Quantcast

Which Country Has the Most Climate Deniers?

Climate

It's not necessarily a competition you should be particularly keen to win, but which country in the world has the most climate change “skeptics?”

A new study carried out across 14 industrialized nations found out which advanced countries have the most climate deniers.
Photo credit: Shutterstock

Most people would probably hazard a guess at the U.S., what with its preponderance of climate-science-denying think tanks, conservative television and radio hosts, and politicians who think it’s all a hoax.

But a new study that analyzed identical surveys carried out across 14 industrialized nations has found that when it comes to climate science denial, Australia tops the pile.

Published in the journal Global Environmental Change, the study found that 17 percent of Australians were “climate skeptics.”

Norwegians come in second at 15 percent, followed by New Zealanders at 13 percent and then Americans at 12 percent. The UK tied for fifth with Sweden and Finland, where 10 percent of people were skeptics. The lowest ranked country for climate skepticism was Spain, where only two percent of people were classified as climate skeptics.

"Climate skepticism persists despite overwhelming scientific evidence that anthropogenic climate change is occurring," say the authors. The study, authored by two scientists at the University of Tasmania, used data from surveys carried out in 14 countries in 2010 and 2011.

While the survey did not directly ask people if they accepted the science linking climate change to human activities, the respondents were asked how dangerous rising temperatures would be for the environment.

People who thought rising temperatures were “not very dangerous” or “not dangerous at all” and who also thought claims about environmental issues were exaggerated were classed as “climate skeptics.” While the authors accept in the paper that their approach was limited, they argue that the method enables them to do a valuable comparison of skepticism across countries.

Generally, the study found that climate skepticism tended to be associated with a lack of trust in governments and “positive attitudes” towards private enterprise. Skeptics also tended to be male and tended to vote conservative.

The researchers also tried to test the idea that climate skeptics tended to also be generally unconcerned about environmental issues, but found those two measures were only modestly linked with each other.

Across all countries, the authors wrote that only three factors—“political orientations (conservative), gender (male) and being unconcerned about environmental issues”—were “relatively consistent predictors” of climate change skepticism.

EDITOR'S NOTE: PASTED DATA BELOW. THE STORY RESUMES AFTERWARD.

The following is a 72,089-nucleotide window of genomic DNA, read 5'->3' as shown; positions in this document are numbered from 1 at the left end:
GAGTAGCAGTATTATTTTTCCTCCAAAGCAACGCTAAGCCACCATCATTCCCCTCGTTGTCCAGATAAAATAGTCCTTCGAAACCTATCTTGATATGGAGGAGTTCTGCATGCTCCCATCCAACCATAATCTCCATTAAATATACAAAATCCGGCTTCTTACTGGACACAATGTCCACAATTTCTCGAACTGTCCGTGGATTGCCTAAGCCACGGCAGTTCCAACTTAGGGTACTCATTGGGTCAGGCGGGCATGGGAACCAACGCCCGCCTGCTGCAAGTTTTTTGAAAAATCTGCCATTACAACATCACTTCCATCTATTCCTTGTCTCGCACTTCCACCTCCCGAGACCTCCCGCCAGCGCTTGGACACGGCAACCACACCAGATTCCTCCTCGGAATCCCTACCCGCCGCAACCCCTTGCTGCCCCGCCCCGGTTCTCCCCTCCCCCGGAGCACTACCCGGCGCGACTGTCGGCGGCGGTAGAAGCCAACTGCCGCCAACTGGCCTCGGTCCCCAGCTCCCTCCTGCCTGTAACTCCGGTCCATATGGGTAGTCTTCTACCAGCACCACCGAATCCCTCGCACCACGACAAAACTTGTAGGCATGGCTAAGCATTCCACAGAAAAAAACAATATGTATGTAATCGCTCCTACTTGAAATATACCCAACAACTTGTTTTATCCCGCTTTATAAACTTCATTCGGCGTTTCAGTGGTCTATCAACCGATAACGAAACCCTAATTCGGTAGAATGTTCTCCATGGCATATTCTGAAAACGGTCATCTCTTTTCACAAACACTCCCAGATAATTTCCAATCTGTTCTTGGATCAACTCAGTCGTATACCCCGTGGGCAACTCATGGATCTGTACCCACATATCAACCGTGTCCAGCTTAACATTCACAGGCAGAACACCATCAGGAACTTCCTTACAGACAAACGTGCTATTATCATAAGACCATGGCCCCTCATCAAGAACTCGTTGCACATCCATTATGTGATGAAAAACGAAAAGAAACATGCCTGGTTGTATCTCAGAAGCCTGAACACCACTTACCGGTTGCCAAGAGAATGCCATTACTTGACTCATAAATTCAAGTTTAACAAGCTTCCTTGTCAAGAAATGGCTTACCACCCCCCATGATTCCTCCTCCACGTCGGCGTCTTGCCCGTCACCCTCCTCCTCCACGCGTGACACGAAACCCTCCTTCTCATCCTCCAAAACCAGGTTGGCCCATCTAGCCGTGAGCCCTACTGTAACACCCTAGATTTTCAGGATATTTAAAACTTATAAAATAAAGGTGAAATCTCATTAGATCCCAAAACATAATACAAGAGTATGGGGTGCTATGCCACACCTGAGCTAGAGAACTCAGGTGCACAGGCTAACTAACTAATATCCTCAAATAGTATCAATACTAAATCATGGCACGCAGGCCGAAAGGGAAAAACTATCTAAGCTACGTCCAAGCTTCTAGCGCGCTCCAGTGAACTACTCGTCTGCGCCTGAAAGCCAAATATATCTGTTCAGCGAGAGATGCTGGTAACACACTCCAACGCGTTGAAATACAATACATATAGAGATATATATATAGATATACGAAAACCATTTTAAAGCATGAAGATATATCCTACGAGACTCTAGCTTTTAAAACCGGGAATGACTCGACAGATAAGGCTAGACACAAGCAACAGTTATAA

The findings tend to support other studies that have found that conservative ideologies and support for private enterprise are strong indicators of climate skepticism and denial. The authors of the Global Environmental Change study concluded:

Low levels of trust in ‘the people in government’ is associated with climate skepticism, as is valuing private enterprise to solve economic problems. Rejecting government intervention in the reduction of income inequality also reflects laissez-faire attitudes towards ‘big government’ among climate skeptics.

But the finding that Australians, Norwegians and New Zealanders are more skeptical than Americans is surprising.

Last year, a survey from the Yale Project on Climate Change Communication found that only 66 percent of U.S. voters thought that climate change was happening.

Only 51 percent of registered voters thought that global warming was mostly caused by climate change. But like the Global Environmental Change study, the Yale survey also found that conservatives tended to reject the evidence of human-caused climate change. Among the most conservative Republicans, only 22 percent were willing to accept that climate change was mostly caused by human activities.

YOU MIGHT ALSO LIKE

Will Seafood Soon Disappear From the Menu?

Should I Be Concerned About Arsenic in My Rice?

Carl Pope: Paris Climate Talks Could Bring as Much Progress as Previous 20 COP’s Combined

EcoWatch Daily Newsletter

A volcano erupts on New Zealand's Whakaari/White Island on Dec. 9, 2019. Michael Schade / Twitter